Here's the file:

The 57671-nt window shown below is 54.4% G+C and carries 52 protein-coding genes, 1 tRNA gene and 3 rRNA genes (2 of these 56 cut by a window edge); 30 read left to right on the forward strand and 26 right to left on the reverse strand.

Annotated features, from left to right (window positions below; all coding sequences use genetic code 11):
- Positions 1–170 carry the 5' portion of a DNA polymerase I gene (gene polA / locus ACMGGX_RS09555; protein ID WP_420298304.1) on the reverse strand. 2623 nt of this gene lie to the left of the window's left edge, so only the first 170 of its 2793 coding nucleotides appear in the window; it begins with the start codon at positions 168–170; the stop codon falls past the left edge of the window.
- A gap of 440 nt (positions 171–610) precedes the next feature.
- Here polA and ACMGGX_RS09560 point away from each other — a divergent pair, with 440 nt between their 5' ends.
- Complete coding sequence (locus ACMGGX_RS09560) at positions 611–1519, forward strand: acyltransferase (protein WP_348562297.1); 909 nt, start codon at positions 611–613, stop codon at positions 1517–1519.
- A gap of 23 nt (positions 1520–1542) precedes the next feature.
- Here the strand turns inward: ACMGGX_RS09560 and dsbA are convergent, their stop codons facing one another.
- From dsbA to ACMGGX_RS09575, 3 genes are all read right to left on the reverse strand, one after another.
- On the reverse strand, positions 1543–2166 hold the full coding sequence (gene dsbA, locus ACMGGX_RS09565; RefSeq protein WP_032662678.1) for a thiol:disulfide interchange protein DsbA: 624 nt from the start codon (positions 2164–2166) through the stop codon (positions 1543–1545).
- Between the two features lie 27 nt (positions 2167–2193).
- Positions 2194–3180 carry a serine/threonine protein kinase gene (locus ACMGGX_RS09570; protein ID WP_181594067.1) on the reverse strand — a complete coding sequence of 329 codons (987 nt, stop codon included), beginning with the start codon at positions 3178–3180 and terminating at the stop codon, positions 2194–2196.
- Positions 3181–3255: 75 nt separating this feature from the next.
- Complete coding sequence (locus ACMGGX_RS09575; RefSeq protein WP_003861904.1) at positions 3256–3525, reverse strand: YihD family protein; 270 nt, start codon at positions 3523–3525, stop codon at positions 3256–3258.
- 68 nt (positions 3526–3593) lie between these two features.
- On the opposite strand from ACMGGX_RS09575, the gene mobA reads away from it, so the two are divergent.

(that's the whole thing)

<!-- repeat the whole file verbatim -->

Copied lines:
The 57671-nt window shown below is 54.4% G+C and carries 52 protein-coding genes, 1 tRNA gene and 3 rRNA genes (2 of these 56 cut by a window edge); 30 read left to right on the forward strand and 26 right to left on the reverse strand.

Annotated features, from left to right (window positions below; all coding sequences use genetic code 11):
- Positions 1–170 carry the 5' portion of a DNA polymerase I gene (gene polA / locus ACMGGX_RS09555; protein ID WP_420298304.1) on the reverse strand. 2623 nt of this gene lie to the left of the window's left edge, so only the first 170 of its 2793 coding nucleotides appear in the window; it begins with the start codon at positions 168–170; the stop codon falls past the left edge of the window.
- A gap of 440 nt (positions 171–610) precedes the next feature.
- Here polA and ACMGGX_RS09560 point away from each other — a divergent pair, with 440 nt between their 5' ends.
- Complete coding sequence (locus ACMGGX_RS09560) at positions 611–1519, forward strand: acyltransferase (protein WP_348562297.1); 909 nt, start codon at positions 611–613, stop codon at positions 1517–1519.
- A gap of 23 nt (positions 1520–1542) precedes the next feature.
- Here the strand turns inward: ACMGGX_RS09560 and dsbA are convergent, their stop codons facing one another.
- From dsbA to ACMGGX_RS09575, 3 genes are all read right to left on the reverse strand, one after another.
- On the reverse strand, positions 1543–2166 hold the full coding sequence (gene dsbA, locus ACMGGX_RS09565; RefSeq protein WP_032662678.1) for a thiol:disulfide interchange protein DsbA: 624 nt from the start codon (positions 2164–2166) through the stop codon (positions 1543–1545).
- Between the two features lie 27 nt (positions 2167–2193).
- Positions 2194–3180 carry a serine/threonine protein kinase gene (locus ACMGGX_RS09570; protein ID WP_181594067.1) on the reverse strand — a complete coding sequence of 329 codons (987 nt, stop codon included), beginning with the start codon at positions 3178–3180 and terminating at the stop codon, positions 2194–2196.
- Positions 3181–3255: 75 nt separating this feature from the next.
- Complete coding sequence (locus ACMGGX_RS09575; RefSeq protein WP_003861904.1) at positions 3256–3525, reverse strand: YihD family protein; 270 nt, start codon at positions 3523–3525, stop codon at positions 3256–3258.
- 68 nt (positions 3526–3593) lie between these two features.
- On the opposite strand from ACMGGX_RS09575, the gene mobA reads away from it, so the two are divergent.